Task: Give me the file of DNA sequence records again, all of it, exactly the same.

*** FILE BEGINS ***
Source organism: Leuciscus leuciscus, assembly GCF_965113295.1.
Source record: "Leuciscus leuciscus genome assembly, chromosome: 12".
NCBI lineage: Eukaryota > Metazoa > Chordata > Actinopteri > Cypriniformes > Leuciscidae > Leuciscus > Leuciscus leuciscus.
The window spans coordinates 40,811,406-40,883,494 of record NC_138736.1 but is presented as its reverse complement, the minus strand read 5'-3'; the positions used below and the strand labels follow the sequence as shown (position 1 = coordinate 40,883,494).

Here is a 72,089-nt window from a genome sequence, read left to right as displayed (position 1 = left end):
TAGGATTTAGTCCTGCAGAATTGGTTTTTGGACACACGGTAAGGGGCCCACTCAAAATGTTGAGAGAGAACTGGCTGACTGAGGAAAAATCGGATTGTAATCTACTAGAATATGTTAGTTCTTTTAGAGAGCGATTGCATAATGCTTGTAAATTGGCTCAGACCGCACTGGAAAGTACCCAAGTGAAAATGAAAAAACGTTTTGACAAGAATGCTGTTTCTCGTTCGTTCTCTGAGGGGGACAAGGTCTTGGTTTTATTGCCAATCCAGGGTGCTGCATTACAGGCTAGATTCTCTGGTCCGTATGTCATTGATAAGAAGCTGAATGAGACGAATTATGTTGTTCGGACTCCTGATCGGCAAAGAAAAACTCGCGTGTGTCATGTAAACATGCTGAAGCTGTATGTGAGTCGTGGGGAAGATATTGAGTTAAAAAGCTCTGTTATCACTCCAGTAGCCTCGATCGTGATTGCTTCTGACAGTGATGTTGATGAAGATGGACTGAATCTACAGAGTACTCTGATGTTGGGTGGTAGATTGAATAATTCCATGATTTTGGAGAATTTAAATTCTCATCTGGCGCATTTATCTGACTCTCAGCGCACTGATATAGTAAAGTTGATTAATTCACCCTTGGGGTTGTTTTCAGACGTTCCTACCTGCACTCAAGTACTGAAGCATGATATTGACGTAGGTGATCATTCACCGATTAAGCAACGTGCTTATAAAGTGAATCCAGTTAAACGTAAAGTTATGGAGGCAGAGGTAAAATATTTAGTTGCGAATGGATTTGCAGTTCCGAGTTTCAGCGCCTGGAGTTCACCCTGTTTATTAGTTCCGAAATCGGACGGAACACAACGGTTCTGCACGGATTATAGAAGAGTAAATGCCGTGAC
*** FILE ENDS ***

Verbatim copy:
Source organism: Leuciscus leuciscus, assembly GCF_965113295.1.
Source record: "Leuciscus leuciscus genome assembly, chromosome: 12".
NCBI lineage: Eukaryota > Metazoa > Chordata > Actinopteri > Cypriniformes > Leuciscidae > Leuciscus > Leuciscus leuciscus.
The window spans coordinates 40,811,406-40,883,494 of record NC_138736.1 but is presented as its reverse complement, the minus strand read 5'-3'; the positions used below and the strand labels follow the sequence as shown (position 1 = coordinate 40,883,494).

Here is a 72,089-nt window from a genome sequence, read left to right as displayed (position 1 = left end):
TAGGATTTAGTCCTGCAGAATTGGTTTTTGGACACACGGTAAGGGGCCCACTCAAAATGTTGAGAGAGAACTGGCTGACTGAGGAAAAATCGGATTGTAATCTACTAGAATATGTTAGTTCTTTTAGAGAGCGATTGCATAATGCTTGTAAATTGGCTCAGACCGCACTGGAAAGTACCCAAGTGAAAATGAAAAAACGTTTTGACAAGAATGCTGTTTCTCGTTCGTTCTCTGAGGGGGACAAGGTCTTGGTTTTATTGCCAATCCAGGGTGCTGCATTACAGGCTAGATTCTCTGGTCCGTATGTCATTGATAAGAAGCTGAATGAGACGAATTATGTTGTTCGGACTCCTGATCGGCAAAGAAAAACTCGCGTGTGTCATGTAAACATGCTGAAGCTGTATGTGAGTCGTGGGGAAGATATTGAGTTAAAAAGCTCTGTTATCACTCCAGTAGCCTCGATCGTGATTGCTTCTGACAGTGATGTTGATGAAGATGGACTGAATCTACAGAGTACTCTGATGTTGGGTGGTAGATTGAATAATTCCATGATTTTGGAGAATTTAAATTCTCATCTGGCGCATTTATCTGACTCTCAGCGCACTGATATAGTAAAGTTGATTAATTCACCCTTGGGGTTGTTTTCAGACGTTCCTACCTGCACTCAAGTACTGAAGCATGATATTGACGTAGGTGATCATTCACCGATTAAGCAACGTGCTTATAAAGTGAATCCAGTTAAACGTAAAGTTATGGAGGCAGAGGTAAAATATTTAGTTGCGAATGGATTTGCAGTTCCGAGTTTCAGCGCCTGGAGTTCACCCTGTTTATTAGTTCCGAAATCGGACGGAACACAACGGTTCTGCACGGATTATAGAAGAGTAAATGCCGTGAC